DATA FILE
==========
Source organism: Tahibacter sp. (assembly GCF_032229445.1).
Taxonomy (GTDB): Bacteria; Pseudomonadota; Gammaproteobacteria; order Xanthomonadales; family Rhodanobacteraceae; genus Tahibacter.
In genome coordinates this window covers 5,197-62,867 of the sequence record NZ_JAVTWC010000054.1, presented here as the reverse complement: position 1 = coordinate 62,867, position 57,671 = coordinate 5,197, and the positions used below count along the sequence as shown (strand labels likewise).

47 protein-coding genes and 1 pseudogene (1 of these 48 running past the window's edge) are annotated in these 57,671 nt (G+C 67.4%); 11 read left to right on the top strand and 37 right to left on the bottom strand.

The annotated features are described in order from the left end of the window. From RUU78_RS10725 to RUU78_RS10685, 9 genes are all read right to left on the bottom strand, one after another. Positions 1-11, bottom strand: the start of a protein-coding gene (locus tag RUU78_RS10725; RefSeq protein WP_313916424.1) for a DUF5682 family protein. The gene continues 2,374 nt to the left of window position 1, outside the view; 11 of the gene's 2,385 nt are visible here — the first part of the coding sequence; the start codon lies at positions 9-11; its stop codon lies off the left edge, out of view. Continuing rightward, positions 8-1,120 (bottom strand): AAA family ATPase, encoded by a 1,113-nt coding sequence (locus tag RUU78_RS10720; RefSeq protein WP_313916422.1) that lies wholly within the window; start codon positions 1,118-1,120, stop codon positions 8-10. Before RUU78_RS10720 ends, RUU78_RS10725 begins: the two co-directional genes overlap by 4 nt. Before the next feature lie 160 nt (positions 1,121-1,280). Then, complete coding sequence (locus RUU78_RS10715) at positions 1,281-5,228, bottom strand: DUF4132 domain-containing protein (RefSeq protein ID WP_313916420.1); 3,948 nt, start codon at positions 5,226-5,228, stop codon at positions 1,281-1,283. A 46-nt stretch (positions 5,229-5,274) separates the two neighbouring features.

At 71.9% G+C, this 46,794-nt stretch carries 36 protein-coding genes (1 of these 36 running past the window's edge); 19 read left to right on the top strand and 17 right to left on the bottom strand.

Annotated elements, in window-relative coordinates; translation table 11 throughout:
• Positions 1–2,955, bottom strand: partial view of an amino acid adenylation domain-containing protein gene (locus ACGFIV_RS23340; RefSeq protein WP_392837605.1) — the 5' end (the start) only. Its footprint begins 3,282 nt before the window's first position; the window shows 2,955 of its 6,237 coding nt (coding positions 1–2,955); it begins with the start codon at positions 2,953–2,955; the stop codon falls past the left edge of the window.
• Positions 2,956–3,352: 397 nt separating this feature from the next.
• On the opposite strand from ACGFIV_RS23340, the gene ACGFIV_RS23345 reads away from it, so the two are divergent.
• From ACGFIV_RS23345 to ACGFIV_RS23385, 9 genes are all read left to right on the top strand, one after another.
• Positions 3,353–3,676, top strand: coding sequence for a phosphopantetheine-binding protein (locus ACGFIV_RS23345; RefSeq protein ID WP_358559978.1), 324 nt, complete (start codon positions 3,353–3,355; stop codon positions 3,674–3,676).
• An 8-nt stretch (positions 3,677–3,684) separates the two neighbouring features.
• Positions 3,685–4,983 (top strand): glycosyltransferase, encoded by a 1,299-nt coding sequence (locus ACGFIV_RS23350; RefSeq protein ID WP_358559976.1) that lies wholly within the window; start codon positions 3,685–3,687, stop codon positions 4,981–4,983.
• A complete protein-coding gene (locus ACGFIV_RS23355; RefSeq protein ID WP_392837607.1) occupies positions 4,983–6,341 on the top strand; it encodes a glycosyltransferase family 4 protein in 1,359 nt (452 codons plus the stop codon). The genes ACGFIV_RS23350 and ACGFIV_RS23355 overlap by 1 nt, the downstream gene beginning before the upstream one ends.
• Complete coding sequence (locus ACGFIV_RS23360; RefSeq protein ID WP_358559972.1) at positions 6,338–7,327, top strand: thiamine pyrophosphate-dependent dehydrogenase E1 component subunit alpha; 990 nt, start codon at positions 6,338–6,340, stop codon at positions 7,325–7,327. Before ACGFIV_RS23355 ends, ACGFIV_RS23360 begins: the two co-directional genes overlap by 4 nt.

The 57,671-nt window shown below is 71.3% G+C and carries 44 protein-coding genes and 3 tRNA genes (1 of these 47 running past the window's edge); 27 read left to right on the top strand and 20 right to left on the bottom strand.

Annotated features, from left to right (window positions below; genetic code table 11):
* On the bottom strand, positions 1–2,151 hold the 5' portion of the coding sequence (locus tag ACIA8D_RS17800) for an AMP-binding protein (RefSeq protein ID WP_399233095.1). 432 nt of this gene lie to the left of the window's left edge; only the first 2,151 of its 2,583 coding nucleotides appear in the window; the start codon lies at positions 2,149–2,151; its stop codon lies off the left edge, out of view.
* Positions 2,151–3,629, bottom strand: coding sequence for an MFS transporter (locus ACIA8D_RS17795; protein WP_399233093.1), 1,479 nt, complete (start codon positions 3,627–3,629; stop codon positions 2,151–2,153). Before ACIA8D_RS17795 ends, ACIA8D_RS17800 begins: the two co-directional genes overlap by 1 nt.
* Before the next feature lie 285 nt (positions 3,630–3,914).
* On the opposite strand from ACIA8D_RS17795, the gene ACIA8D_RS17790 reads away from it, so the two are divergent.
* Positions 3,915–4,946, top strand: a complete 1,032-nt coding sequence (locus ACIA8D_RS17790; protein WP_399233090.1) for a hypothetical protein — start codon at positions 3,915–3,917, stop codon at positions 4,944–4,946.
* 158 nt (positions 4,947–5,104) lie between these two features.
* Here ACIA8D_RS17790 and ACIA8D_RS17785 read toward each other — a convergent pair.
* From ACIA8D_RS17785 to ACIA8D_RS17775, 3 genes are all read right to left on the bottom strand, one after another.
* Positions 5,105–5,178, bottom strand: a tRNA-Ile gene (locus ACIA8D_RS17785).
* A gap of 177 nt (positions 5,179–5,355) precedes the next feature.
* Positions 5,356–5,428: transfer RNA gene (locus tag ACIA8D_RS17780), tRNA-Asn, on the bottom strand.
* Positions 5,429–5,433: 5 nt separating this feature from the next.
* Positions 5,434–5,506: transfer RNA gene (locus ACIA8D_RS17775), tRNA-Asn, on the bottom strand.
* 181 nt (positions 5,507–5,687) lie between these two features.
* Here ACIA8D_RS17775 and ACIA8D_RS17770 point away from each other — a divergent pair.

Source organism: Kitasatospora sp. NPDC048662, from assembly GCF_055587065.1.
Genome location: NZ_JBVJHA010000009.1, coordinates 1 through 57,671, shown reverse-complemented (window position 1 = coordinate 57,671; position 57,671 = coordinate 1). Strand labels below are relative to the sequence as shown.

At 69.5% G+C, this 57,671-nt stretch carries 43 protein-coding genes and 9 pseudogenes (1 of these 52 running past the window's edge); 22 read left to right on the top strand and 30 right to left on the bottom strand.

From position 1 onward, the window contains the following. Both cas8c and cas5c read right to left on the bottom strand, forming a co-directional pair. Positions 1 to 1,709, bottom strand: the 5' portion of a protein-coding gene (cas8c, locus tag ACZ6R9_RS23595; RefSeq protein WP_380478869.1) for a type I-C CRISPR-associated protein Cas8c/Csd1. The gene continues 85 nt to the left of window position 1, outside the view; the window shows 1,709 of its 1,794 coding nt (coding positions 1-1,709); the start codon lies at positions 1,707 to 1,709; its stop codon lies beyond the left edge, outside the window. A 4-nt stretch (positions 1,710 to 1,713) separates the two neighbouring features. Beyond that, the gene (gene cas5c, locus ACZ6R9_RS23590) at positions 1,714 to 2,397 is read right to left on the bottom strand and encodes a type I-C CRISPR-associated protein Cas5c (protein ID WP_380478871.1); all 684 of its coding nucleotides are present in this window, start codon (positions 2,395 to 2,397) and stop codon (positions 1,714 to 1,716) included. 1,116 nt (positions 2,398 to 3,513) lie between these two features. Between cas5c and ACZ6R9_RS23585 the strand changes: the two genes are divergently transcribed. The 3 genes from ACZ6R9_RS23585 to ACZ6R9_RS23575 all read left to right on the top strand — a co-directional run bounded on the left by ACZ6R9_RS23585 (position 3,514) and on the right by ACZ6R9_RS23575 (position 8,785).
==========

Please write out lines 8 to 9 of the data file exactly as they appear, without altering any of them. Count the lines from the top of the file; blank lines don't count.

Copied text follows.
• Positions 1–2,955, bottom strand: partial view of an amino acid adenylation domain-containing protein gene (locus ACGFIV_RS23340; RefSeq protein WP_392837605.1) — the 5' end (the start) only. Its footprint begins 3,282 nt before the window's first position; the window shows 2,955 of its 6,237 coding nt (coding positions 1–2,955); it begins with the start codon at positions 2,953–2,955; the stop codon falls past the left edge of the window.
• Positions 2,956–3,352: 397 nt separating this feature from the next.